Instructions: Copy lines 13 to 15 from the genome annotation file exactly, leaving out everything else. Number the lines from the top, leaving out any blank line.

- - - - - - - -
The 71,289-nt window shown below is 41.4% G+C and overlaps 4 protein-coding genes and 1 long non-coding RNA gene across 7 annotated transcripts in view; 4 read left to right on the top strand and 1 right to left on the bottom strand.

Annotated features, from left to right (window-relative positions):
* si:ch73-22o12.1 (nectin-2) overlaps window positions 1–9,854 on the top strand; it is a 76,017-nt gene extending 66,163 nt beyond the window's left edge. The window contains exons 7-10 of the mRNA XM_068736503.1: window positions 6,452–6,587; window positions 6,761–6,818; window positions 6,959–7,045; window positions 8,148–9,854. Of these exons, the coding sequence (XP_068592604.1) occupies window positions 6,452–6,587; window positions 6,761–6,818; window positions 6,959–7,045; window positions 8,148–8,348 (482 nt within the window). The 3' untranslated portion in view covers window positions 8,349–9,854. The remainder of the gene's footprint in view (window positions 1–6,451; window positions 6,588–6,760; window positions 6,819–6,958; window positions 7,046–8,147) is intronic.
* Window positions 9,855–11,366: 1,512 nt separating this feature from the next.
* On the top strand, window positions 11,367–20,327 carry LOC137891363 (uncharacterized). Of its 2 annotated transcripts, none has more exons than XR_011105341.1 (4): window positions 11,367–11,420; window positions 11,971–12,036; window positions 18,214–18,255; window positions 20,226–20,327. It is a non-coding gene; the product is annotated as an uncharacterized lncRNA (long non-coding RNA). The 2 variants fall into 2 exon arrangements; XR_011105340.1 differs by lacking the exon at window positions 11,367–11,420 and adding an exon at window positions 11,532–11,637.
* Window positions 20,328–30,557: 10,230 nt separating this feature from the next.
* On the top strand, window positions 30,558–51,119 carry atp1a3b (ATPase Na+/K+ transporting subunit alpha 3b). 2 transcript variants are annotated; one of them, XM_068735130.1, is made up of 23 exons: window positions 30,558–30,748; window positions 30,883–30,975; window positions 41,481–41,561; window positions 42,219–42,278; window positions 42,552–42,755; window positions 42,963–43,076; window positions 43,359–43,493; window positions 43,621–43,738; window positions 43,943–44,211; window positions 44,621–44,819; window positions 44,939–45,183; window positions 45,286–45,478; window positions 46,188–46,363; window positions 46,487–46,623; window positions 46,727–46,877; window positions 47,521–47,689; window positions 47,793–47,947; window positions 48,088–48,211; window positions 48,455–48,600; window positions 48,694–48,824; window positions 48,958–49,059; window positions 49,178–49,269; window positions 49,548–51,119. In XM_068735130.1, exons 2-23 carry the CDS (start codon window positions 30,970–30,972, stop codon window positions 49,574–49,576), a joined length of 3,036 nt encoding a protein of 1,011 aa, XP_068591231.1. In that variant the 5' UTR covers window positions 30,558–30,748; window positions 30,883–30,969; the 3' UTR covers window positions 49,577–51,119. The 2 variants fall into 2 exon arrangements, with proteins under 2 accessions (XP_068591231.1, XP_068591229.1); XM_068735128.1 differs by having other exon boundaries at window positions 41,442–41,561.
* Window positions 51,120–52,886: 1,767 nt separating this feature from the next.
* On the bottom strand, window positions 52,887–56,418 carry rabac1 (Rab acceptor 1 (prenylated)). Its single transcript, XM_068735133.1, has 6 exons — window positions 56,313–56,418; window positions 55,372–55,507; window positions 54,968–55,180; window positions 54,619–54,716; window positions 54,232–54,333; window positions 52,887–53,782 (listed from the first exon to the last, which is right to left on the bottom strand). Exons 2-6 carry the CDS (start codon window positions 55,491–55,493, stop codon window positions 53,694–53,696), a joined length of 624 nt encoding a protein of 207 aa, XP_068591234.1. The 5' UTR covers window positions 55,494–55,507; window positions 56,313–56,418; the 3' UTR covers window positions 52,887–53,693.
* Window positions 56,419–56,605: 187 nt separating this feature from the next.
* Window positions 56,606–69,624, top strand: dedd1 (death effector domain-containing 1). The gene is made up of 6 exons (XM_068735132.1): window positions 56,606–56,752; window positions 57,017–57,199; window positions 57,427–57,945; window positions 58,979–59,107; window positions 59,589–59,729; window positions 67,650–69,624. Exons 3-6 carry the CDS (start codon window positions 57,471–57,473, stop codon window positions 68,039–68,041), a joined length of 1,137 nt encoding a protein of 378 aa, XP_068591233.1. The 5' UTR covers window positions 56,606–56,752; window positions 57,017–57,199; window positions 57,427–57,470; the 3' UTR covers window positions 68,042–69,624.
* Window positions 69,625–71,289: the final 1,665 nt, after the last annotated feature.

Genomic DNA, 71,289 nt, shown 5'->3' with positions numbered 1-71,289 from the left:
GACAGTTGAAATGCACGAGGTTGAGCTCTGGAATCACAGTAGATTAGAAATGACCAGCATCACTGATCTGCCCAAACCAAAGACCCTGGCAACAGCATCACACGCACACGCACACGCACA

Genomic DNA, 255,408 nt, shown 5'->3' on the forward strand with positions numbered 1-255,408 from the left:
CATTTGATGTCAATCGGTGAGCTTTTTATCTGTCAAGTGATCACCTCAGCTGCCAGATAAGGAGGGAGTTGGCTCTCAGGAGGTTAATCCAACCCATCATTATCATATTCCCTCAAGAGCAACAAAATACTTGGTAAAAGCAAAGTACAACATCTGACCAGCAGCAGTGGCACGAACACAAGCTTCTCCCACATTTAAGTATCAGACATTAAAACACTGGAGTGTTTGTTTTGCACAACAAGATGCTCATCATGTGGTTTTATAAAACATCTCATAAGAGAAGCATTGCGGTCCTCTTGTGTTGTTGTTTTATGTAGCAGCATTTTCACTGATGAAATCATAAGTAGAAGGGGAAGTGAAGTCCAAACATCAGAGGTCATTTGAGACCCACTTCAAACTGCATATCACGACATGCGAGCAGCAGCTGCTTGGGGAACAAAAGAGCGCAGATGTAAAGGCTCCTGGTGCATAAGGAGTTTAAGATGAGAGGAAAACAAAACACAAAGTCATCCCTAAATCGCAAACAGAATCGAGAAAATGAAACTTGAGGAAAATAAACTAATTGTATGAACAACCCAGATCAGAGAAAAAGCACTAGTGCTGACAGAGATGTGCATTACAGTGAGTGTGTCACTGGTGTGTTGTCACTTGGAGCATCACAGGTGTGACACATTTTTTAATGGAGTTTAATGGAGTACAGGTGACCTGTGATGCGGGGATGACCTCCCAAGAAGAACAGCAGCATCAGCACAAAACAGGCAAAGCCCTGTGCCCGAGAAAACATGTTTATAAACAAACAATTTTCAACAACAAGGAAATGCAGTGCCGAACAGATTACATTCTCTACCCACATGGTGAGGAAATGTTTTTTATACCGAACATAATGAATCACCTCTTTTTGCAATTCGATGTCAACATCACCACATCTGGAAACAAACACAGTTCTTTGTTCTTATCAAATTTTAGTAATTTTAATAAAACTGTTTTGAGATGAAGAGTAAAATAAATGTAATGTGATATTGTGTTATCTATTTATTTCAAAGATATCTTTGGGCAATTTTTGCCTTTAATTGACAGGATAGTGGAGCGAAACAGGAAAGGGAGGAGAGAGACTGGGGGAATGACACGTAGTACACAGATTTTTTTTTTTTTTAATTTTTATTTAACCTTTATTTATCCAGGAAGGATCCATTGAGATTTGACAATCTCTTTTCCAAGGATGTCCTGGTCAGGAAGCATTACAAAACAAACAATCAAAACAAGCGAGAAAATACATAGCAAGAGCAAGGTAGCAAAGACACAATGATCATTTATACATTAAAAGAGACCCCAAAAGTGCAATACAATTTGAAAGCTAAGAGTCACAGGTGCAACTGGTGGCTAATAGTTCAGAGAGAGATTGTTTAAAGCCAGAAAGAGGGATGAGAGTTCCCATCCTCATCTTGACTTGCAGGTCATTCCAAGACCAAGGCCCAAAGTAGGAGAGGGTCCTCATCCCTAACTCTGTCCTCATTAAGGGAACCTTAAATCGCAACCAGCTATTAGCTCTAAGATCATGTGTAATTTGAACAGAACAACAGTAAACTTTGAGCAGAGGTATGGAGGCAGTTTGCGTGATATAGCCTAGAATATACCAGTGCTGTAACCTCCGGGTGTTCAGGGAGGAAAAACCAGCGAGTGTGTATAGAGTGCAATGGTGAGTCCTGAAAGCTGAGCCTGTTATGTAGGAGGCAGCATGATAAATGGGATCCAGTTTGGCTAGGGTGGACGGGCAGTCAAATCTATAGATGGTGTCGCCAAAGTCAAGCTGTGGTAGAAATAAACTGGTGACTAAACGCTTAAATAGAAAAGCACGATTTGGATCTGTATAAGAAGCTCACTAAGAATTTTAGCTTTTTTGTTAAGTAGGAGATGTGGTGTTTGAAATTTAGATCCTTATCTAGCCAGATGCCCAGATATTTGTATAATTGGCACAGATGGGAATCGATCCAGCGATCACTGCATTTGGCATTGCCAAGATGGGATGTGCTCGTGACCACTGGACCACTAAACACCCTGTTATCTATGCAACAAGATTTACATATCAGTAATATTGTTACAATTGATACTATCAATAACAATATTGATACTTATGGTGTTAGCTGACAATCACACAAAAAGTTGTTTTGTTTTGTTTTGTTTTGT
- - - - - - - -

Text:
Genomic DNA, 71,289 nt, shown 5'->3' with positions numbered 1-71,289 from the left:
GACAGTTGAAATGCACGAGGTTGAGCTCTGGAATCACAGTAGATTAGAAATGACCAGCATCACTGATCTGCCCAAACCAAAGACCCTGGCAACAGCATCACACGCACACGCACACGCACA

Genomic DNA, 255,408 nt, shown 5'->3' on the forward strand with positions numbered 1-255,408 from the left: